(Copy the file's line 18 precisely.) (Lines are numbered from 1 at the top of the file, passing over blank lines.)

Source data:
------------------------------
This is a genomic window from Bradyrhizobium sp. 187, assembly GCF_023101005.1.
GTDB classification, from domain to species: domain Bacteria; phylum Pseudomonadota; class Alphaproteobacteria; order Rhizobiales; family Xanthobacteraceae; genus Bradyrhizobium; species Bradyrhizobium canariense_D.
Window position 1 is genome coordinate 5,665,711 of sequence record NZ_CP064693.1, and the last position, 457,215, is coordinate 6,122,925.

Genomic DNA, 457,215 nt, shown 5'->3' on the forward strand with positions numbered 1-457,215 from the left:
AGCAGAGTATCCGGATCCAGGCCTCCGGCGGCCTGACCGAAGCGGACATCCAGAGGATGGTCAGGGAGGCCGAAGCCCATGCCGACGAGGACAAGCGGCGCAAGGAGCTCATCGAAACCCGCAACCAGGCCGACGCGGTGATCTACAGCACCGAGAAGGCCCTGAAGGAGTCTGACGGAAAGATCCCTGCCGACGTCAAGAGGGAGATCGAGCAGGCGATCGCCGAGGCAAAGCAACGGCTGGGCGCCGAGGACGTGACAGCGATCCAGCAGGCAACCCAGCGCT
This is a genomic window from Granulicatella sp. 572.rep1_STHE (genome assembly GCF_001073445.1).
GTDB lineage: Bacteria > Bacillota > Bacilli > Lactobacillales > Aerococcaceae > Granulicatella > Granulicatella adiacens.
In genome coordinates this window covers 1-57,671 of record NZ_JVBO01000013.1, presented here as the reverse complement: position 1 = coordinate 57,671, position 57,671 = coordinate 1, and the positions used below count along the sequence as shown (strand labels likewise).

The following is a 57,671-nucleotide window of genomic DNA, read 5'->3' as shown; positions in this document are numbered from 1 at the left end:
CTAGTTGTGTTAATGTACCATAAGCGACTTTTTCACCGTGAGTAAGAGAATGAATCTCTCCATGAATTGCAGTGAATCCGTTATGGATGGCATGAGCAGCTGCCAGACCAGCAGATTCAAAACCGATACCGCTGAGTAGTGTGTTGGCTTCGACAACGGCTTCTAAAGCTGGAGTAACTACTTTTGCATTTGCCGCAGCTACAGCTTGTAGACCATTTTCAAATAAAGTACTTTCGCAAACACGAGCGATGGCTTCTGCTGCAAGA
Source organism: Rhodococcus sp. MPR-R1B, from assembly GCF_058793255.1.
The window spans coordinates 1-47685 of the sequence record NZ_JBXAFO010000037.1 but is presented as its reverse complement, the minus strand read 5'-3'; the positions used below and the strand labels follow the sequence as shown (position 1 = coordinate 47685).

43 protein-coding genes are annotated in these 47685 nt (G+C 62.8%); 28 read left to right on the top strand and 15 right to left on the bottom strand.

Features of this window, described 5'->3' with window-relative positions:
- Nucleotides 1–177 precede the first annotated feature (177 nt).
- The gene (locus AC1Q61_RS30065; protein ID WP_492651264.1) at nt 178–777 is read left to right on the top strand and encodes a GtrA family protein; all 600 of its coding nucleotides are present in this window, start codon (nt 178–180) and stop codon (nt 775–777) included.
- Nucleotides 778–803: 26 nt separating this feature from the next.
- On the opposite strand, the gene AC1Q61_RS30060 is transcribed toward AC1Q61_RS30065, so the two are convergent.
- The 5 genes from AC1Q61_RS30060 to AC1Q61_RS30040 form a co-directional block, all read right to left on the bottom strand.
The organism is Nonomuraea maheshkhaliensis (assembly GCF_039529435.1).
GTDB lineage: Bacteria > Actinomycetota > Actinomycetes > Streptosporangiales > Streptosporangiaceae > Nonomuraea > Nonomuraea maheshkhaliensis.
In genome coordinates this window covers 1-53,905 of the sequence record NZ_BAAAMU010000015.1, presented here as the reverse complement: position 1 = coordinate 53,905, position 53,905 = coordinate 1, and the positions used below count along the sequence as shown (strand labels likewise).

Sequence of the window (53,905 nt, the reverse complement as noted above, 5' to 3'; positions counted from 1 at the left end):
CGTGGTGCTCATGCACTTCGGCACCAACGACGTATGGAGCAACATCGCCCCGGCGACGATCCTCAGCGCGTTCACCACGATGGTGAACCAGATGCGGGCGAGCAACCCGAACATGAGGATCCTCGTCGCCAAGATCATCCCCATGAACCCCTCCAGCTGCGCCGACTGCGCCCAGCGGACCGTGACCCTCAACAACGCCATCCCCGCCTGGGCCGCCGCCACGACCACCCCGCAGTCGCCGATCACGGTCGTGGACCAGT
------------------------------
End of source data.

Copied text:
- On the opposite strand, the gene AC1Q61_RS30060 is transcribed toward AC1Q61_RS30065, so the two are convergent.